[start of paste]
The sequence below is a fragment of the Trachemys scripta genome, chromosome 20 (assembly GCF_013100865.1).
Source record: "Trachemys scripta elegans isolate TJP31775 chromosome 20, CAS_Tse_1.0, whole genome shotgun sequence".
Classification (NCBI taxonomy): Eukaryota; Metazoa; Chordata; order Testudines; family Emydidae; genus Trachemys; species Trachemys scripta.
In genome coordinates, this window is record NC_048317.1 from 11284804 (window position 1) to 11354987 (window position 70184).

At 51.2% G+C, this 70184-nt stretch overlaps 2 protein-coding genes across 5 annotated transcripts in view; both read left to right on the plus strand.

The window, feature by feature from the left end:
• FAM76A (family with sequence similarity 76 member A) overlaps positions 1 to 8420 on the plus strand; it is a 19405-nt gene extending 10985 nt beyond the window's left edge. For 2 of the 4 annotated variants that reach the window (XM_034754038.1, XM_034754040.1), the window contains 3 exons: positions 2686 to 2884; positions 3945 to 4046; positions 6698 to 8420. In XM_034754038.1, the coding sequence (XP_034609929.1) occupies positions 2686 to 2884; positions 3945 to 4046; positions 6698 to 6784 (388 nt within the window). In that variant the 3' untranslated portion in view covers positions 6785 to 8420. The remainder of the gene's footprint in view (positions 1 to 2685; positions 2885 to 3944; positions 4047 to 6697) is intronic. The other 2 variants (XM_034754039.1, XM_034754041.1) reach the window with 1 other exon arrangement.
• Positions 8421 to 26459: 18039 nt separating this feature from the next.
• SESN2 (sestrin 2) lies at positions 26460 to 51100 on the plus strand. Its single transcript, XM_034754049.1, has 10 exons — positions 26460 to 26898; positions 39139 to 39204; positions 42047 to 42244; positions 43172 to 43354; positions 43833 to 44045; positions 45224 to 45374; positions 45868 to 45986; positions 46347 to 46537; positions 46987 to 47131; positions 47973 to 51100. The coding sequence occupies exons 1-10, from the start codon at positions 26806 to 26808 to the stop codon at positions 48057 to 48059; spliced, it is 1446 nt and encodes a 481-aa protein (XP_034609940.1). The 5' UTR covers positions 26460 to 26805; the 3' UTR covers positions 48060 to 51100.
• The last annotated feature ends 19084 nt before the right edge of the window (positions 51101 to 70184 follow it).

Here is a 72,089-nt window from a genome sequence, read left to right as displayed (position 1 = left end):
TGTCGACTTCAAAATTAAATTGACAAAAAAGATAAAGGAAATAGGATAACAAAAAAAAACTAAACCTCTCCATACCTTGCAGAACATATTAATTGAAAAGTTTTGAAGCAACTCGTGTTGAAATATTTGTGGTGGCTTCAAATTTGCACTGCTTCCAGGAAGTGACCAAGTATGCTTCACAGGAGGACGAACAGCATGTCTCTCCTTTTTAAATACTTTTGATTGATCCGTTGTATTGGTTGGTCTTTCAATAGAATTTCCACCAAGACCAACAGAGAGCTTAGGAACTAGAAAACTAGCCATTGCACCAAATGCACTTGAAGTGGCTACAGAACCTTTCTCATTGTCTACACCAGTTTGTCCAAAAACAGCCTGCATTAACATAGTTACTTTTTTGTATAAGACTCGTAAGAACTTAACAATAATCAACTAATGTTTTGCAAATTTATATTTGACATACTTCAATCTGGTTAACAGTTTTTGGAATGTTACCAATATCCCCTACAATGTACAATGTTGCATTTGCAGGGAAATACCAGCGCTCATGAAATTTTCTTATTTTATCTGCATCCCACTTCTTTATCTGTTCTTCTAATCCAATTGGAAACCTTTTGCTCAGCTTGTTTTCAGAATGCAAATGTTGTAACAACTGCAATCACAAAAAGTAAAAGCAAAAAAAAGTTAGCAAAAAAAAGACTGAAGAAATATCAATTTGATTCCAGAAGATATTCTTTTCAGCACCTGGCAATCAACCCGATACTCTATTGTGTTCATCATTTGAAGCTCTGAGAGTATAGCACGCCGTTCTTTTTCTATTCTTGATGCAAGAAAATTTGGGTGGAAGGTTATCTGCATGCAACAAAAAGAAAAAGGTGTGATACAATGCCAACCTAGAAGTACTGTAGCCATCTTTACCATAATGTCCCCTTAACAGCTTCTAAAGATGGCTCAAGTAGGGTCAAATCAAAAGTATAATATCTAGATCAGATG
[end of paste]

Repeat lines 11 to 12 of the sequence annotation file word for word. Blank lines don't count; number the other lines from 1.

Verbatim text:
Here is a 72,089-nt window from a genome sequence, read left to right as displayed (position 1 = left end):
TGTCGACTTCAAAATTAAATTGACAAAAAAGATAAAGGAAATAGGATAACAAAAAAAAACTAAACCTCTCCATACCTTGCAGAACATATTAATTGAAAAGTTTTGAAGCAACTCGTGTTGAAATATTTGTGGTGGCTTCAAATTTGCACTGCTTCCAGGAAGTGACCAAGTATGCTTCACAGGAGGACGAACAGCATGTCTCTCCTTTTTAAATACTTTTGATTGATCCGTTGTATTGGTTGGTCTTTCAATAGAATTTCCACCAAGACCAACAGAGAGCTTAGGAACTAGAAAACTAGCCATTGCACCAAATGCACTTGAAGTGGCTACAGAACCTTTCTCATTGTCTACACCAGTTTGTCCAAAAACAGCCTGCATTAACATAGTTACTTTTTTGTATAAGACTCGTAAGAACTTAACAATAATCAACTAATGTTTTGCAAATTTATATTTGACATACTTCAATCTGGTTAACAGTTTTTGGAATGTTACCAATATCCCCTACAATGTACAATGTTGCATTTGCAGGGAAATACCAGCGCTCATGAAATTTTCTTATTTTATCTGCATCCCACTTCTTTATCTGTTCTTCTAATCCAATTGGAAACCTTTTGCTCAGCTTGTTTTCAGAATGCAAATGTTGTAACAACTGCAATCACAAAAAGTAAAAGCAAAAAAAAGTTAGCAAAAAAAAGACTGAAGAAATATCAATTTGATTCCAGAAGATATTCTTTTCAGCACCTGGCAATCAACCCGATACTCTATTGTGTTCATCATTTGAAGCTCTGAGAGTATAGCACGCCGTTCTTTTTCTATTCTTGATGCAAGAAAATTTGGGTGGAAGGTTATCTGCATGCAACAAAAAGAAAAAGGTGTGATACAATGCCAACCTAGAAGTACTGTAGCCATCTTTACCATAATGTCCCCTTAACAGCTTCTAAAGATGGCTCAAGTAGGGTCAAATCAAAAGTATAATATCTAGATCAGATG